For this [thirty-day time] limit to commence, a person must be held for the purpose of answering to a federal charge. Thus, if one is held by state officers on a state charge and subsequently turned over to federal authorities for federal prosecution, the starting date of the time period is the date that the defendant is delivered into federal custody. However, if the person is held in state custody at the request of federal authorities, the date of arrest by the state officers is controlling.
Iaquinta, 674 F.2d at 267 (quoting Martoche, The Federal Speedy Trial Act: An Introduction and Guide, 4 Nat. Journal of Criminal Def. 295 (1978)) (emphases added). In Lee, we again quoted, with approval, the suggestion that "[f]or the time limit of the Act to commence a person must be held for the purpose of answering a federal charge." Lee, 818 F.2d at 304 (quoting United States v. Shahryar, 719 F.2d 1522, 1524-25 (11th Cir. 1983) (emphasis in original)). We then reiterated that "to the knowledge of this Court, [no] other Court [has] stated — that a federal complaint without federal arrest or any restraint resulting from federal action brings the combination of 18 U.S.C. §§ 3161(b) and 3162(a)(1) into play." Id. at 305 (emphasis added). Thus, Lee makes explicit that the provisions of the Speedy Trial Act can be triggered by something other than actual federal custody and federal arrest, i.e., "any restraint resulting from federal action." Id. Although Lee does not discuss the parameters of this language, we believe that a "restraint resulting from federal action," sufficient to trigger the time limits of the Speedy Trial Act, occurs when the Government has knowledge that an individual is held by state authorities solely to answer to federal charges.
The language used in Lee is analogous to the "ruse" exception adopted in other circuits. See, e.g., United States v. Cepeda-Luna, 989 F.2d 353 (9th Cir. 1993). Under the ruse exception, "Speedy Trial Act time periods may be triggered by state detentions that are merely a ruse to detain the defendant solely for the purpose of bypassing the requirements of the Act." United States v. Benitez, 34 F.3d 1489, 1494 (9th Cir. 1994).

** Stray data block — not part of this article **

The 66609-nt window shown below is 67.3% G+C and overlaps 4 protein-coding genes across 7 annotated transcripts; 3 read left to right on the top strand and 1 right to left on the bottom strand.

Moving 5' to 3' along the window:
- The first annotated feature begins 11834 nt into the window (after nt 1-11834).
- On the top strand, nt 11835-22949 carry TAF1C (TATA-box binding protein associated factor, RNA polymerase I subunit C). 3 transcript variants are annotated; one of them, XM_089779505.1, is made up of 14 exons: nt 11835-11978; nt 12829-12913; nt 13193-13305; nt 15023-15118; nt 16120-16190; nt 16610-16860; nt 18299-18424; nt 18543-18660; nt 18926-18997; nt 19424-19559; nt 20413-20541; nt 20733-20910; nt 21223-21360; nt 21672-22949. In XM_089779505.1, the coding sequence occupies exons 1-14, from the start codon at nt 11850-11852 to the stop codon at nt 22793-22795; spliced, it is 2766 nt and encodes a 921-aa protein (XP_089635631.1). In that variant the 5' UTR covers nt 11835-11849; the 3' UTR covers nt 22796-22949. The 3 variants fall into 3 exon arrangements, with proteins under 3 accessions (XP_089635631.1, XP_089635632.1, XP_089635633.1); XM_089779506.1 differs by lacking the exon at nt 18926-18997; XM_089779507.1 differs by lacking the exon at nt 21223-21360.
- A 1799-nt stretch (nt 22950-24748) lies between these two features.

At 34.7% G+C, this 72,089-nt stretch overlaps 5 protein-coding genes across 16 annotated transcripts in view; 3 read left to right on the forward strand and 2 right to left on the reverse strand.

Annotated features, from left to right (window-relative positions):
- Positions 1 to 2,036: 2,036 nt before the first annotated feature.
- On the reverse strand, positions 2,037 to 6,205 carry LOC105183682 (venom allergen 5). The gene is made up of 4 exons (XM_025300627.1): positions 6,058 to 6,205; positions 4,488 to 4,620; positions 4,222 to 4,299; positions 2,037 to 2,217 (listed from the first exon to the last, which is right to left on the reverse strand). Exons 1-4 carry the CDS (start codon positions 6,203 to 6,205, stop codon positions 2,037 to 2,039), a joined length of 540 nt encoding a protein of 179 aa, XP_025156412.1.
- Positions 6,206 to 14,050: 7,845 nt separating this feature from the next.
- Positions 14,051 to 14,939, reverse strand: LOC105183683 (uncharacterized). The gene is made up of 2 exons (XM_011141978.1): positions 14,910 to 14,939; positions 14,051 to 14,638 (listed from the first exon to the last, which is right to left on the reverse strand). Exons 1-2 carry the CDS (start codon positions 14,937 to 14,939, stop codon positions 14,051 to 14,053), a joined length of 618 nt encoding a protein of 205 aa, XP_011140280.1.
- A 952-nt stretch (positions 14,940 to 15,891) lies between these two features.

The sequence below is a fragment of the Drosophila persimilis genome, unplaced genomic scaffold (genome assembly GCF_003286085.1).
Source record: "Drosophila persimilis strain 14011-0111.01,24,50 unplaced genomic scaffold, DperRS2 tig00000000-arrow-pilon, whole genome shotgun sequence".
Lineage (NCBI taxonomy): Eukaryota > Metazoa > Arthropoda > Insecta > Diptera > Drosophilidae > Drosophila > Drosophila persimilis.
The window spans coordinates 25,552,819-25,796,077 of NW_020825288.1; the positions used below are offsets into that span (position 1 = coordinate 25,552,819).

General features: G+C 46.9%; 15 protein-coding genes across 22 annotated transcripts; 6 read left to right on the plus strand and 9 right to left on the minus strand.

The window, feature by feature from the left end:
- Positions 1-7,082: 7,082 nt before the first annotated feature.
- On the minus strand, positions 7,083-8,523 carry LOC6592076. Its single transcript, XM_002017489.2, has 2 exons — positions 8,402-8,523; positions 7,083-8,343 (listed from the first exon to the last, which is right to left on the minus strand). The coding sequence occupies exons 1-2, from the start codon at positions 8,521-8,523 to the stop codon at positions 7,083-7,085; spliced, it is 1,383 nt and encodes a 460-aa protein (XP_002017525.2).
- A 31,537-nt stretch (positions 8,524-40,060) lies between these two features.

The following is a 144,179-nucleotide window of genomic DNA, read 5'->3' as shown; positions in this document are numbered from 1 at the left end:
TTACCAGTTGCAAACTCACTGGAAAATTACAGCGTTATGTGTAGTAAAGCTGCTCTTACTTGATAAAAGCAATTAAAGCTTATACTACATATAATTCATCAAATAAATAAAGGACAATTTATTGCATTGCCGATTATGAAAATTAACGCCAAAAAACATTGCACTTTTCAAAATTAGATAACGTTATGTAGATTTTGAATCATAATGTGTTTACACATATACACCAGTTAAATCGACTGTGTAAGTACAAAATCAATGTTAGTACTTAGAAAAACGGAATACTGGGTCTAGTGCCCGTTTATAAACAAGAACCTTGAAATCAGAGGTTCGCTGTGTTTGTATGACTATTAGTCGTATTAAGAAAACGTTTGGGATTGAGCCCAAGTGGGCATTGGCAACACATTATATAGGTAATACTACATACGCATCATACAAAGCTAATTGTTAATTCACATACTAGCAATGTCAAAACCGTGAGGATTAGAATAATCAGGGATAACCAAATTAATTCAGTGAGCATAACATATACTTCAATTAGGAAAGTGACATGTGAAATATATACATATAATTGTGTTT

The phrase "federal action," in our view, requires a showing that the Government knew or should have known that the defendant was restrained solely to answer federal charges. Permitting the Speedy Trial Act's provisions to apply whenever a state has concluded its prosecution but failed to notify the Government would be an undesirable result. Given the breadth of the Government's criminal prosecutions, and what must be the sheer number of federal detainers lodged with state authorities, to impose a form of strict liability upon the Government for actions taken by independent sovereigns would be detrimental to the administration of justice. Instead, the Speedy Trial Act's purpose is best served if its provisions are triggered in those instances where the Government has knowledge that an individual is being held by state authorities only to answer to federal charges. In such situations, we believe an individual would be subject to a "restraint resulting from federal action." Id.
Applying this rule to the facts before us, we believe a remand to the district court is necessary. First, it is unclear whether, after April 10, Woolfolk remained in state custody only to answer to federal charges. On remand, the district court should consider whether the state continued to hold Woolfolk because of the federal detainer, or because, as the Government alleges before this court, the state failed to process the termination of Woolfolk's state charges. Moreover, even if we assume that Woolfolk was being held by the state solely because of the federal detainer from April 10 to July 10, thus making him subject to a "restraint" during that period, it is not clear, on the facts as currently developed, that the restraint was a result of "federal action." The record does not show when the Government knew or should have known that Woolfolk was being held solely because of the federal detainer.
In sum, we must remand the case for the district court to determine when the Government knew or should have known that Woolfolk was being held by the state solely because of the federal detainer. If the Government knew or should have known before July 8, then the Government violated the Act, and Woolfolk's indictment should be dismissed.
B. Sixth Amendment Speedy Trial Rights